There’s one thing you can count on with any new medication. The drug company marketing machine behind it will work tirelessly to expand its sales. The goal is to squeeze every last penny of profit out of the med before it becomes old news.
Now realistically, some medications are necessary evils. Others, like antibiotics, are wonder drugs when they’re used responsibly.
But then there’s a third group. They exist primarily to be cash cows. And their risks are routinely downplayed as Big Pharma looks for new angles to push them on an unsuspecting public.
Case in point is SGLT2 inhibitors. If you’re a regular Healthier Talk reader, you might recall that I warned you about this risky class of diabetes meds a few years ago. SLG2s come packaged with some pretty terrifying potential side effects.
But despite those risks (which I will tell you more about in just a moment), it turns out these same drugs now have a fresh NEW target. And that’s folks battling heart failure.
However, if you or a loved one is living with heart failure, there are a few things you should know BEFORE you say “yes” to an SGLT2 inhibitor.
Heart failure patients new target for SGLT2s
SGLT2 inhibitors were a big deal when they were approved for diabetes a few years back. They hit the market with a lot of fanfare.
But it’s not because this new class of medication is significantly better. In fact, it’s just the opposite. Studies show that none of the newer classes of meds introduced in recent years work better than metformin as a first-line treatment.
No, the real reason for all the excitement is that newer drugs are always FAR more profitable. So to keep making hay while the sun is still shining, the drug companies are trying to expand the use of SGLT2s into the world of heart failure.
A new study claims an SGLT2 inhibitor called dapagliflozin can improve heart failure symptoms and accompanying physical limitations with preserved ejection fraction.
The biggest benefit appears to be an improvement in walking ability. As anyone battling heart failure can tell you, this “simple” act can be a struggle when you’re fighting heart failure.
That’s because when the heart isn’t pumping effectively, oxygen delivery slows down. And that leads to weakness, shortness of breath, and more.
In the new study, the volunteers could walk an average of 244 meters in six minutes at the start. But after 12 weeks on the med, they were able to walk an extra 20 meters in that time, or about 10 additional feet per minute.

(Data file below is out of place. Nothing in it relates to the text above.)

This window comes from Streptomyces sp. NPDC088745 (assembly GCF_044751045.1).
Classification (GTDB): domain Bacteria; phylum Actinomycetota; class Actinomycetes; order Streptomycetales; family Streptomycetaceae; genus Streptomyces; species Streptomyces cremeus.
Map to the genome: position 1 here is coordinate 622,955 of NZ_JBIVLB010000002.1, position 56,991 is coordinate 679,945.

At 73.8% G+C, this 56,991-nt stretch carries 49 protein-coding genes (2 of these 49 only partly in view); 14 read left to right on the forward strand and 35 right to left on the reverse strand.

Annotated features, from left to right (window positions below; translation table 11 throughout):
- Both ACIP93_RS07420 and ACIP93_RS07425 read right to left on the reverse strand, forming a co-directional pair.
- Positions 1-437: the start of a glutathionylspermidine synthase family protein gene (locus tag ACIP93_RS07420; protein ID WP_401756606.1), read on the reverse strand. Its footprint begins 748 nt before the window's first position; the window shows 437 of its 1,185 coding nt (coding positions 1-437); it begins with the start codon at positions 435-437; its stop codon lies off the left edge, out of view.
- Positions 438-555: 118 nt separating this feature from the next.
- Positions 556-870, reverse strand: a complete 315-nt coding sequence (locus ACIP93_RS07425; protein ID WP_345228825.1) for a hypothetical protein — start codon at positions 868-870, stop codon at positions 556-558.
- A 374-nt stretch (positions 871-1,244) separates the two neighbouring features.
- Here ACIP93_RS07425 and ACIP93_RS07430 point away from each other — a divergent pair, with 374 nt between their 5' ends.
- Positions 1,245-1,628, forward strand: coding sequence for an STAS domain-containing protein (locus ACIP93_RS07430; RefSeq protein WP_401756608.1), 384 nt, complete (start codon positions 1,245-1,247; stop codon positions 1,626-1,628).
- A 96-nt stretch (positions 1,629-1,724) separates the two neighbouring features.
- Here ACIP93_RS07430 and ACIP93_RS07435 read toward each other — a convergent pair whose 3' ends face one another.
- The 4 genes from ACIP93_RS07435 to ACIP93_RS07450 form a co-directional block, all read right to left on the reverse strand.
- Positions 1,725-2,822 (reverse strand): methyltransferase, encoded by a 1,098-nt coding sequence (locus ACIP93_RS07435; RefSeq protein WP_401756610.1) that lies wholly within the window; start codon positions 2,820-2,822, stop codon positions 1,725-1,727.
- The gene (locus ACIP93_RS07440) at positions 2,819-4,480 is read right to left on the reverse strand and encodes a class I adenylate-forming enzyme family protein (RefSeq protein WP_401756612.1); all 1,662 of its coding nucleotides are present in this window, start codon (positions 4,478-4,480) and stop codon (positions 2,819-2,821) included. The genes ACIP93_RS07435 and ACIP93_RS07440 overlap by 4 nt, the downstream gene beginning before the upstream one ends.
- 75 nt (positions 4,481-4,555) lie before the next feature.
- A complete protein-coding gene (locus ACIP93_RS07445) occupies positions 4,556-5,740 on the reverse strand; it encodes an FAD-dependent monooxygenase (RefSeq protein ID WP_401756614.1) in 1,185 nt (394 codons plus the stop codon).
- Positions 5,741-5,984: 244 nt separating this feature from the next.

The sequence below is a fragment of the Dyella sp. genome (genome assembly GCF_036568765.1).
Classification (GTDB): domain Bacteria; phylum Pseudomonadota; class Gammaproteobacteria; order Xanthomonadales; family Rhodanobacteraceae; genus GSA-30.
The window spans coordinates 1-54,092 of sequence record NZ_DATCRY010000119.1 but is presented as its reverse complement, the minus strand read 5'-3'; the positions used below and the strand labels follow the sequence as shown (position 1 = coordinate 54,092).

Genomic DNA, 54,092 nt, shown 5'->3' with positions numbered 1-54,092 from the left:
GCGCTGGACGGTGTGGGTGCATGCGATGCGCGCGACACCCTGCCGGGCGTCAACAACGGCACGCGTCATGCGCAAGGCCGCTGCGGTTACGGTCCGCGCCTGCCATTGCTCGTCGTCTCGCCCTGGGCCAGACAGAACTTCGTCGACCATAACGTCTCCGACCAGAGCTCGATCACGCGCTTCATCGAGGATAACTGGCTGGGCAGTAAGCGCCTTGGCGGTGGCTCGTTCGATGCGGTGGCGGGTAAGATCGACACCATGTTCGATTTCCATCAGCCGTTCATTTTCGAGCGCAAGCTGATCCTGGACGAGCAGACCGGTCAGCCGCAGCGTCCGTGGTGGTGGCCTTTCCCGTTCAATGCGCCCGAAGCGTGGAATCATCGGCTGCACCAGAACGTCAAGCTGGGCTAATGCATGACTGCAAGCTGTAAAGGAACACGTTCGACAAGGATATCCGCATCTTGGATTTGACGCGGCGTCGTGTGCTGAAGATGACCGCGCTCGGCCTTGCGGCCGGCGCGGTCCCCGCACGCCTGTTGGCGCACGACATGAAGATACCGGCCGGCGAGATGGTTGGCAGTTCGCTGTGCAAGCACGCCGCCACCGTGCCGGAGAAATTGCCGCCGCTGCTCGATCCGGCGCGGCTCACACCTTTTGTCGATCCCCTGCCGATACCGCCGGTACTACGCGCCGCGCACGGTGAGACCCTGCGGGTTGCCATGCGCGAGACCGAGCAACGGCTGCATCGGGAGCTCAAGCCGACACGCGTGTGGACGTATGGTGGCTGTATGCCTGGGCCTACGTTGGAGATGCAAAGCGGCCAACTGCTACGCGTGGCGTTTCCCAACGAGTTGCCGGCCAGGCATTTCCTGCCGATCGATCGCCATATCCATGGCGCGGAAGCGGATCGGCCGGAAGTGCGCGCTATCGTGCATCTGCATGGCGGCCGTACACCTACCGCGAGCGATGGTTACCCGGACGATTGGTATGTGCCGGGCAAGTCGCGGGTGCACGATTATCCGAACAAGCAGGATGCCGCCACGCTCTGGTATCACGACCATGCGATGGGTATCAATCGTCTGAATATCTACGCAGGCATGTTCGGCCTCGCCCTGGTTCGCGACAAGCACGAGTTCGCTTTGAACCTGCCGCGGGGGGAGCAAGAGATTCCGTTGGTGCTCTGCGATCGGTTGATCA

Some SGLT2 inhibitors have already been getting a big push for heart failure patients. So this new study means that dapagliflozin will likely be joining them soon. And a marketing blitz designed to woo your doc into prescribing the drug is sure to follow.
SGLT2s come with some scary side effects
But you need to know a few things before you fill that prescription.
As I mentioned earlier, SGLT2 inhibitors can have pretty horrifying side effects. Some studies show they can DOUBLE the risk of lower-limb amputations. Which, ironically, would make that walking benefit, well, not much of a benefit anymore.
And in 2019, the FDA warned of another rare but terrifying risk that will make your hair stand on end. SGLT2 inhibitors could cause a form of gangrene that eats away at your intimate areas below the belt.
The reality is heart failure is a difficult diagnosis. Treating it is seldom easy. And depending on your case, your options may be limited.
So you and your doc may decide the potential benefits of an SGLT2 inhibitor outweigh any risks. But it’s important to understand those risks before starting on the drug. And don’t hesitate to ask your doctor questions and discuss other less risky changes you can try first.
For example, last year, a heart failure study found that just 2 tablespoons per day of olive oil for 12 weeks led to small but significant improvements in cardiorespiratory fitness. That included an all-important measure of how much oxygen you can use during an activity called VO2max.
A computer analysis of the same study found you may get an even bigger benefit from 3 tablespoons per day. Other natural options that have shown promise in fighting heart failure are vitamin D, omega-3 fatty acids, and light exercise.
Those, combined with your other prescribed treatments, may deliver just what you need to be able to stay on your feet without having to risk foot amputations and crotch rot.